How Accurate Is AWS Advice on Migrating From Mainframes to AWS Services?
Last Updated on December 9, 2021 by Shaun Snapp
- AWS provides advice to companies to migrate from mainframes to AWS services.
- How accurate is this advice?
Many companies have copied Gartner’s mostly inaccurate arguments against mainframes. An excellent example of this is found in the information provided about mainframe migration by AWS.
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AWS Repeats the False Claims on Mainframes Made by Gartner
It was curious to come across the following quotations from an article in Data Center Knowledge regarding what AWS is proposing regarding migrating workloads from mainframes.
AWS has announced a new managed service that enables businesses to migrate mainframe workloads to the cloud.
AWS Mainframe Modernization offers customers two options. Some might want to refactor their mainframe workloads to run on AWS by transforming legacy applications – likely written in COBOL – into modern Java-based cloud services. – Data Center Knowledge
The question of why a company would want to refactor applications written in COBOL should be questioned. This is a lot of work, and COBOL applications can be modified and kept where they are at far lower effort. You will observe in the quotations that while many workloads work quite well on mainframes, the long-term effectiveness of mainframes in running such workloads is never discussed by AWS in any of their quotations. AWS advice falls very neatly into “mainframes old and bad” and “cloud new and good” logic that is copied directly from Gartner — although Gartner previously proposed “mainframes old and bad” and “client-server new and good.”
The quote continues…
Alternatively, customers can keep their applications as written and re-platform their workloads to AWS reusing existing code with minimal changes. – Data Center Knowledge
This was the argument normally the presentation by client server companies. However, the minimal changes end up typically being much higher than initially anticipated. Also, the word “can” is repeatedly used by AWS. Customers “can” migrate their workloads from mainframes to AWS cloud servers — however, the question of “why” is little addressed.
The quote continues…
Mainframe Modernization promises a complete, end-to-end migration pipeline that includes development, testing, and deployment tools necessary to automate the process. – Data Center Knowledge
Again, this fits into a marketing construct rather than reality. Several terms used here have proved to be problematic in the past, and two are “end to end” and “automation tools.” Let us review these terms.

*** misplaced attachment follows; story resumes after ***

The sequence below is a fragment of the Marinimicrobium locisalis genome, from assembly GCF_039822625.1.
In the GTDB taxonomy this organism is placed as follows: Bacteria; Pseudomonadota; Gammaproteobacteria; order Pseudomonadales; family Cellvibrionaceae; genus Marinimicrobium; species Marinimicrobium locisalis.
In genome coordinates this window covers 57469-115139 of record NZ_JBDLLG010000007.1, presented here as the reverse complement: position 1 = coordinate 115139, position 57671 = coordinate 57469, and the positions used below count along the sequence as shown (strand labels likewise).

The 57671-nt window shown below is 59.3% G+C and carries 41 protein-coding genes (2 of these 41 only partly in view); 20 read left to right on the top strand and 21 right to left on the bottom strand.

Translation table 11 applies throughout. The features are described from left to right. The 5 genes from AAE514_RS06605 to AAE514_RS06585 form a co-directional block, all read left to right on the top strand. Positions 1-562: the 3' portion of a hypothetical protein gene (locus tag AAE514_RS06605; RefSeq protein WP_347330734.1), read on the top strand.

Deceptive Term #1: Modernization or Mainframe Modernization
Mainframes are modern. And AWS does not mean modernization, and it uses the term to disparage mainframes, but what AWS is doing is eliminating the mainframe and moving the load to their cloud facility.
The mainframe modality of computing has been proven over many decades, and one can buy a new mainframe as one can purchase new client-server hardware. There is nothing less “modern” about a mainframe than a client-server design. Mainframes predated client servers, but that does not make client servers better or more modern than mainframes. What is curious about this is that the cloud modality of computing is similar to mainframes. In each case, the processing and storage are centralized, and people log in to the system remotely. However, each has advantages and disadvantages. Mainframes have specialized processors, while cloud servers are non-specialized as I cover in the article How to Understand the Design of Mainframes. AWS would like the following.
- On the Differences Between Mainframes and Cloud Servers: AWS would like customers to not understand the difference between cloud commodity servers and mainframes — imagining that they are essentially the same thing.
- Mainframes Are Completely Dated: The ultimate idea AWS is trying to present is that all companies that use mainframes are using the same mainframe from 1965. And therefore, “modernization,” i.e. replacement is required.
Thus the term is highly deceptive in multiple dimensions. No one can argue that mainframes lack modernity, so instead, misleading terminology like this is used by vendors without explaining why this assertion (the lack of modernity) or implied assertion is true.
Deceptive Term #2: End to End
This proposes to executives that everything is taken care of, and I have never seen a situation where the term meant anything.
Deceptive Term #3: Automation Tools
Automation tools are always overstated by the entity that uses automation to make the task seem more straightforward than it is. Previously, I have covered several automation tools by SAP in the article How Accurate Were SAP’s Rapid Deployment Solutions in Speeding Implementations, whose only impact was to cause companies to underestimate the timeline and work effort for implementing SAP.